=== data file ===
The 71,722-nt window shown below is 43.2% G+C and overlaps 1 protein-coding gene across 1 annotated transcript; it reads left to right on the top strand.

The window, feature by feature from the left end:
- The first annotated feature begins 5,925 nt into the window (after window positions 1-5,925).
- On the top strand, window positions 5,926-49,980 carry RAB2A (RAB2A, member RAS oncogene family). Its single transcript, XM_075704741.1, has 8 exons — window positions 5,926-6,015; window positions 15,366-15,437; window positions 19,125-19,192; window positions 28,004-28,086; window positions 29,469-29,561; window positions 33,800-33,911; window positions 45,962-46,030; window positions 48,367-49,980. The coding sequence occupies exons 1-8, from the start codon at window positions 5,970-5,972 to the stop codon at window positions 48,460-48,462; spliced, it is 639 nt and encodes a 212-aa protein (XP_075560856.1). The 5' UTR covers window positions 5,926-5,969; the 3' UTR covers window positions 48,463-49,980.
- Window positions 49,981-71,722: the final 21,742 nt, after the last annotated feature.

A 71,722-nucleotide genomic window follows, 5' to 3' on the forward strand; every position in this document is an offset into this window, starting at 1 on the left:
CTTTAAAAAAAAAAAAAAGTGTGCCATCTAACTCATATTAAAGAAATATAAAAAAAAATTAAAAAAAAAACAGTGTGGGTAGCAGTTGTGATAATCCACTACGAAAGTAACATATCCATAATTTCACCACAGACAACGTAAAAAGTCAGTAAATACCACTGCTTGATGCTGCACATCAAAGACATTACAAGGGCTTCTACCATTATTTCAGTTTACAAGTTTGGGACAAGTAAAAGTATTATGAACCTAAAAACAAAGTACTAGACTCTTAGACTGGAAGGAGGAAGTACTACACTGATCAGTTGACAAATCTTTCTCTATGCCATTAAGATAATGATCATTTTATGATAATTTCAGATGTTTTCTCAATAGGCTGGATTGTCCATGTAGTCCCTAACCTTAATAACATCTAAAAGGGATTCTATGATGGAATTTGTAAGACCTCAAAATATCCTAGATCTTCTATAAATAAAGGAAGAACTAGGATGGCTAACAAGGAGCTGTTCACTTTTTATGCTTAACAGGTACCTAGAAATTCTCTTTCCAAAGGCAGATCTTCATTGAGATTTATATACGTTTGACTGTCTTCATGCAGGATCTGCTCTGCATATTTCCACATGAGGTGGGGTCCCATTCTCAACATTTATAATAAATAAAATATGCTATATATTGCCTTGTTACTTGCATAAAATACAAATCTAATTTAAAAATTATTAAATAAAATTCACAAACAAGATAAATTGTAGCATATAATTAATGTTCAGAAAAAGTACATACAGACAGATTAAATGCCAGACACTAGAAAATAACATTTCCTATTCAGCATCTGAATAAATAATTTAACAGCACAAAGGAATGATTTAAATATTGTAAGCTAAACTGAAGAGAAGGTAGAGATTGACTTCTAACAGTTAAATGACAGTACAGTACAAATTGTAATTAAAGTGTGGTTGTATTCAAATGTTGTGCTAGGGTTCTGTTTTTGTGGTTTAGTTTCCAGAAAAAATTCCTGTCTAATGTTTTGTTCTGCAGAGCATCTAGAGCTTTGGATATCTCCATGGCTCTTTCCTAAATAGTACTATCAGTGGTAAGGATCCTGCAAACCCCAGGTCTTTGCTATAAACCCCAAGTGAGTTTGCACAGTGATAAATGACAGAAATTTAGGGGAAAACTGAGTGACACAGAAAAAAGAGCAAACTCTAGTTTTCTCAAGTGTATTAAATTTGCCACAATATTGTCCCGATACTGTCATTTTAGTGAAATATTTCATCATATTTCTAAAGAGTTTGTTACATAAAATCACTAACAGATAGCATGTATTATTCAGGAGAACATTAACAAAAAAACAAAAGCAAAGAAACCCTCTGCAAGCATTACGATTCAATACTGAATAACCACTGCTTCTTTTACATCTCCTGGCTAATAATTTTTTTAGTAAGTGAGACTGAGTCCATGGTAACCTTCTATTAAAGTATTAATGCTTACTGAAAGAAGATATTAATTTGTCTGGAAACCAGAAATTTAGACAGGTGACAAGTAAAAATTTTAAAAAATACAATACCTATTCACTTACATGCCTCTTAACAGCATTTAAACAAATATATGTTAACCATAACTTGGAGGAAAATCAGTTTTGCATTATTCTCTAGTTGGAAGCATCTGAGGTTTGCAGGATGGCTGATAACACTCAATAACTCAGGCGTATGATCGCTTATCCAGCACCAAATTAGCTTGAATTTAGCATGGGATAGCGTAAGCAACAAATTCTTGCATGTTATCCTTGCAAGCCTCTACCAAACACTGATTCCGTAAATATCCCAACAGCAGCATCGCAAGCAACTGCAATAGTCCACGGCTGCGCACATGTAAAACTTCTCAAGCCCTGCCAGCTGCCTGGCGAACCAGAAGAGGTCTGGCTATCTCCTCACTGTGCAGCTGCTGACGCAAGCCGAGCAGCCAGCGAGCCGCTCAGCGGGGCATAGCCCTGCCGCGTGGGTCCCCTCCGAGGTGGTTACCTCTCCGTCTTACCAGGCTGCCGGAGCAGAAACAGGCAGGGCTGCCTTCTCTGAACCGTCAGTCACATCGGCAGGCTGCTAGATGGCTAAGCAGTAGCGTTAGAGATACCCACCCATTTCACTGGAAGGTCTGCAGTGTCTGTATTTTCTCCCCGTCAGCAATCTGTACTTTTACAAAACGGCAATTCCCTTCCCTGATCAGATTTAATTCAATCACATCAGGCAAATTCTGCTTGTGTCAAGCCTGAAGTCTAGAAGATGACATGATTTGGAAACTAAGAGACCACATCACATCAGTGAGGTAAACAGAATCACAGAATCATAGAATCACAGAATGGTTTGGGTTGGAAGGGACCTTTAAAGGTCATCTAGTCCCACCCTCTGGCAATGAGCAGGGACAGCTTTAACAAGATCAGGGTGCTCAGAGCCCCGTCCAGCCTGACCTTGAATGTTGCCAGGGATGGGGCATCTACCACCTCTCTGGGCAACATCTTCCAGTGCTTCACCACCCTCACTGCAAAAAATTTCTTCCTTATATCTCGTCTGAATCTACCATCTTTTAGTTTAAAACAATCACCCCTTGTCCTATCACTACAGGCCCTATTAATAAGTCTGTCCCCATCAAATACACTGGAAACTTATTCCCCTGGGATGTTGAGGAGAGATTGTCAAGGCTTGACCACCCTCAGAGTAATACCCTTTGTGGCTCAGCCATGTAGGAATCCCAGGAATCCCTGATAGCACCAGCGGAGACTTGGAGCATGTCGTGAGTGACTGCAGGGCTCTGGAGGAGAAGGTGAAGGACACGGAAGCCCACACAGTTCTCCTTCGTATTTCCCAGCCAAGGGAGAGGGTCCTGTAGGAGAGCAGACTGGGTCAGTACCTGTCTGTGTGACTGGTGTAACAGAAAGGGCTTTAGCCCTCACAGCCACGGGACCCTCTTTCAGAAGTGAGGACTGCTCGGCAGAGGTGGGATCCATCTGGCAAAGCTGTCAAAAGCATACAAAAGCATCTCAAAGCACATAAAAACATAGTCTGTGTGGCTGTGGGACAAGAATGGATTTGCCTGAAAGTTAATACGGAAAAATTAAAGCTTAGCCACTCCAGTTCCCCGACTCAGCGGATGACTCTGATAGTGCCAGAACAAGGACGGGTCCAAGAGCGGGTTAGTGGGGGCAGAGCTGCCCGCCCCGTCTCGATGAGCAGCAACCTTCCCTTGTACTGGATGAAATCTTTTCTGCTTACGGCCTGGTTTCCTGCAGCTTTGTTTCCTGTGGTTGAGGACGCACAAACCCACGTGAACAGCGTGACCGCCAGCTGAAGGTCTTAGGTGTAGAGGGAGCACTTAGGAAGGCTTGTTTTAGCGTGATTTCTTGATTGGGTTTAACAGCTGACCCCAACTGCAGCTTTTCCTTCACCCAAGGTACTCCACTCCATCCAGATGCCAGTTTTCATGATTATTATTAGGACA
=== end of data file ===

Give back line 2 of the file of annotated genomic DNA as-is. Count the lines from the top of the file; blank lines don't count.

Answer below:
The window, feature by feature from the left end: